Big movies, big stars

Big movies from big stars highlight the offerings this weekend on broadcast and cable stations. Check out the best of the listings.

How to Marry a Millionnaire (1953)

Three big stars of the early 1950s shine in this comedy about women in search of rich husbands. Betty Grable, who had been a sensation in the 1940s, was nearing the end of her screen reign, while Lauren Bacall was riding the crest of her performances opposite Humphrey Bogart in To Have and Have Not and Key Largo. And Marilyn Monroe, fresh from her small role in All About Eve, was having a great year, also starring in Gentlemen Prefer Blondes. This fun film is one of the first to be shot in widescreen Cinemascope.

Saturday, June 6, 12 noon, Turner Classic Movies (TCM)

Notting Hill (1999)

Julia Roberts had returned to the high crest of fame – after a slow period in the early 1990s – when she starred in a made-to-order role as a famous actress in this delightful comedy from Roger Michell and Richard Curtis. Co-starring Hugh Grant, fresh from his triumph in Four Weddings and a Funeral, this lovely film never ages with its special tale of opposites who discover each other through the layers of show business, London and complicated friendships. This is a treasure to see again and again.

Saturday, June 6, 5:30 p.m., Sunday, June 7, 3:30 p.m., POP

To Sir, With Love (1967)

Sidney Poitier was the star of the year when this gentle drama about a teacher in London was released in 1967. That same year he was also the object of Katherine Houghton’s affection in the ground breaking Guess Who’s Coming to Dinner as well as the tough-minded detective in Norman Jewison’s Oscar-winning In the Heat of the Night. Surprisingly, despite three strong performances, he was overlooked for a Best Actor nomination. Maybe he split the votes. With himself.

Saturday, June 6, 6 p.m., Turner Classic Movies (TCM)

Born Yesterday (1950)

Judy Holliday was a little-known stage performer when she landed the role of Billie Dawn in the stage version of this Garson Kanin comedy days before it opened on Broadway in 1946. When Columbia Pictures wanted a big star as Billie in the film version, Katherine Hepburn gave Holliday a plum role in Adam’s Rib to convince the studio boss to cast the original. Holliday is so magical in the Born movie that she won the Oscar for Best Actress over Bette Davis in All About Eve and Gloria Swanson in Sunset Boulevard. Now, that’s an accomplishment.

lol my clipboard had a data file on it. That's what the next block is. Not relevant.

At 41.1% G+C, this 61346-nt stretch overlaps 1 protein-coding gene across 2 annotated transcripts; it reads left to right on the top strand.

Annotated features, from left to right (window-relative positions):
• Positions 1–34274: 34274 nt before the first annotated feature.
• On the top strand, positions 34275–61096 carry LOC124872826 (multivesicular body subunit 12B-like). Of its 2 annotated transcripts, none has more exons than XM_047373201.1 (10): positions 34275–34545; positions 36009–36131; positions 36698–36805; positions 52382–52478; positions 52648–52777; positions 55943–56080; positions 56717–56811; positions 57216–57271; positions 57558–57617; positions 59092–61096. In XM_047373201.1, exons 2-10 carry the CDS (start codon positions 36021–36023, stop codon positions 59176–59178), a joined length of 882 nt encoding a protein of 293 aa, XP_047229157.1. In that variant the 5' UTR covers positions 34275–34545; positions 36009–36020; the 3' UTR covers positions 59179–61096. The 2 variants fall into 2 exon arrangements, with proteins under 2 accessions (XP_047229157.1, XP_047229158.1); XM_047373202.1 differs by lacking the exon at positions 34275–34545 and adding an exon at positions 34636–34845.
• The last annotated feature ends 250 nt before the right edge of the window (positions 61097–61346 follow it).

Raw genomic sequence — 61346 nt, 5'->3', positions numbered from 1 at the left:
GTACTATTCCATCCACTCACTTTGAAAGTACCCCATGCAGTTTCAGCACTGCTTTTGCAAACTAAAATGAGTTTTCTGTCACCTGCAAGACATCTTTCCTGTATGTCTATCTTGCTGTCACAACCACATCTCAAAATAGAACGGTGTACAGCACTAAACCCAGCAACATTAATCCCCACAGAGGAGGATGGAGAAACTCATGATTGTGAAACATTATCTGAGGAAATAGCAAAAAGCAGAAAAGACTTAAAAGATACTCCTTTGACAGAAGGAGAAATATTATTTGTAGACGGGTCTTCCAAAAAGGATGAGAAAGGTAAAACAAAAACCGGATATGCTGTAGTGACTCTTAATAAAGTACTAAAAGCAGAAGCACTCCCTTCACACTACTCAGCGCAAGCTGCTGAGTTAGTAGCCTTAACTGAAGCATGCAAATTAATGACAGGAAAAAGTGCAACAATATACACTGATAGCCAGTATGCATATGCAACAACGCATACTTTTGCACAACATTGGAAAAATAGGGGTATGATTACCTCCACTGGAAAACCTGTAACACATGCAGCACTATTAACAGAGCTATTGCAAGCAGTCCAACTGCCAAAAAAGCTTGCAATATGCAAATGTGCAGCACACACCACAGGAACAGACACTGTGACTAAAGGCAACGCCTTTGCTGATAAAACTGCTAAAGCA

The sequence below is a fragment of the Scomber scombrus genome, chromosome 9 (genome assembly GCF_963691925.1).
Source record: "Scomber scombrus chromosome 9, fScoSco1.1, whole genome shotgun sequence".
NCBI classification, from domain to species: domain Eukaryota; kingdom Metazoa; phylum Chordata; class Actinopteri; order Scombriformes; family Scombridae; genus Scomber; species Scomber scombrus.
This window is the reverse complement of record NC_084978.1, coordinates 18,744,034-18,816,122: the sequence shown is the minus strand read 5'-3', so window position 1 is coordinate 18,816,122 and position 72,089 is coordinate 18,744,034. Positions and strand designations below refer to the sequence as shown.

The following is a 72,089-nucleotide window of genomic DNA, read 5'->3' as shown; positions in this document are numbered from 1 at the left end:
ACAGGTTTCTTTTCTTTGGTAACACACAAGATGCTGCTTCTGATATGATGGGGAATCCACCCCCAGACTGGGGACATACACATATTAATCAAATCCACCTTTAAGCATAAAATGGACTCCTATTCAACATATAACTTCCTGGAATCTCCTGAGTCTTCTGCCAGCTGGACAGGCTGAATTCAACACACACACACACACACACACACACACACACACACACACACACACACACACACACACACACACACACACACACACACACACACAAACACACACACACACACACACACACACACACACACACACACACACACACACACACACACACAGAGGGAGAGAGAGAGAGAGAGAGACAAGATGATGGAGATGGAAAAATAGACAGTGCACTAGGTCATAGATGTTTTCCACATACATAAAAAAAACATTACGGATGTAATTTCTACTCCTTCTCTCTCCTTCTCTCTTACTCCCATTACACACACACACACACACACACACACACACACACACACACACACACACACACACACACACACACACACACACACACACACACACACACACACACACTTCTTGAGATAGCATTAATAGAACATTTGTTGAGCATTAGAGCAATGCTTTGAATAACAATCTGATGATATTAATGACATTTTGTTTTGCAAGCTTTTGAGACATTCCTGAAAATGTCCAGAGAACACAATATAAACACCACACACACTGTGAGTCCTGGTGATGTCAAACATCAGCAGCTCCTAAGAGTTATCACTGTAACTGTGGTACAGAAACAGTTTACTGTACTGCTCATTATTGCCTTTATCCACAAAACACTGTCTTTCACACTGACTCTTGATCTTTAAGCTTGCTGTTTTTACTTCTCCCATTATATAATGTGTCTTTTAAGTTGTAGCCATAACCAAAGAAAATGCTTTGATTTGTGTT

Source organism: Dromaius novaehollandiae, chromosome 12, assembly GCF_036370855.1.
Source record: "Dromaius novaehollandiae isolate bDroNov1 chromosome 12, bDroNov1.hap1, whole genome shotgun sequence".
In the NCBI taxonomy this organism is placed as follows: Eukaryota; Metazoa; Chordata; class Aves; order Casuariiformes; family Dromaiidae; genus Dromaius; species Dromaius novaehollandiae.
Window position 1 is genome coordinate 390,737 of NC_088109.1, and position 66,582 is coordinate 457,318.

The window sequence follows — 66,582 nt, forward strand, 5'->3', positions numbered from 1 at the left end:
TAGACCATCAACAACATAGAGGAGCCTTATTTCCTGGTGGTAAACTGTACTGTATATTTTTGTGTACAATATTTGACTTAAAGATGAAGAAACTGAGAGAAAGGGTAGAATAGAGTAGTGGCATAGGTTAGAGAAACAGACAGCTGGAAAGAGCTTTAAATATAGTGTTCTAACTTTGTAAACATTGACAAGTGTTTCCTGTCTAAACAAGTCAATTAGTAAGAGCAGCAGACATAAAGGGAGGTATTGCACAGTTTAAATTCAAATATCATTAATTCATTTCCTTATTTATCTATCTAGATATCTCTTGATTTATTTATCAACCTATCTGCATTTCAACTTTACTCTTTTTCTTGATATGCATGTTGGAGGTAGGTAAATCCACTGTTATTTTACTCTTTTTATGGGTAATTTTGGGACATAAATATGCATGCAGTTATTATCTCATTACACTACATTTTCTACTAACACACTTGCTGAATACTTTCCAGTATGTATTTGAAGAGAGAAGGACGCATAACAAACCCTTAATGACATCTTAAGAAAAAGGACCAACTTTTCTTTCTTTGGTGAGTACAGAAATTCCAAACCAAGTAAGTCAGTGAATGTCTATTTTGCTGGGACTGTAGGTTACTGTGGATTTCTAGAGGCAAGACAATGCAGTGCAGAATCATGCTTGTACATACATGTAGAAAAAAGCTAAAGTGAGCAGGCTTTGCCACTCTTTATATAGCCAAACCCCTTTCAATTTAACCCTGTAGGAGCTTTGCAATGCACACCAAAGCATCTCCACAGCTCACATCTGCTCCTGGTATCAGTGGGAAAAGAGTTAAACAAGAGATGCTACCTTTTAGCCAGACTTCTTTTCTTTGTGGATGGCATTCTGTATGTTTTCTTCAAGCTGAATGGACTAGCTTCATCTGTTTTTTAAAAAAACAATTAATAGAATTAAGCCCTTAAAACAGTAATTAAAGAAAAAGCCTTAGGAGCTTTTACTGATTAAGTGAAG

Sunday, June 7, 2 p.m., Turner Classic Movies (TCM)

Gentleman’s Agreement (1947)

Gregory Peck was a huge star – after roles in Keys to the Kingdom and Spellbound when he scored a triumph as a writer who poses as a Jewish man to learn the realities of prejudice in the United States. He is magnetic in a performance of range and depth that was remembered with a nomination at Oscar time. And it would be 15 years before he got to play as complex a character in the unforgettable To Kill a Mockingbird for which he finally won an Oscar. Gentleman’s Agreement still teaches important lessons about tolerance, patience and understanding.

Sunday, June 7, 4 p.m., Turner Classic Movies (TCM)

The American President (1995)

Annette Bening has been so good in so many films that, hopefully, one day she will get “the part” to finally bring that Oscar she deserves. This comedy from director Rob Reiner, written by Aaron Sorkin, shows the actress at her best as a driven lobbyist who happens to fall in love with the President of the United States. While Michael Douglas is believable as the nation’s CEO it’s Bening to makes the film sing. Because we see him through her eyes we believe in a relationship that must face all kinds of opposition.

Sunday, June 7, 5 p.m., ION

Sharing movies can be as easy as turning on the television or going online. And, when you watch as a family, take the time to chat about what you’re seeing. That makes it even more fun.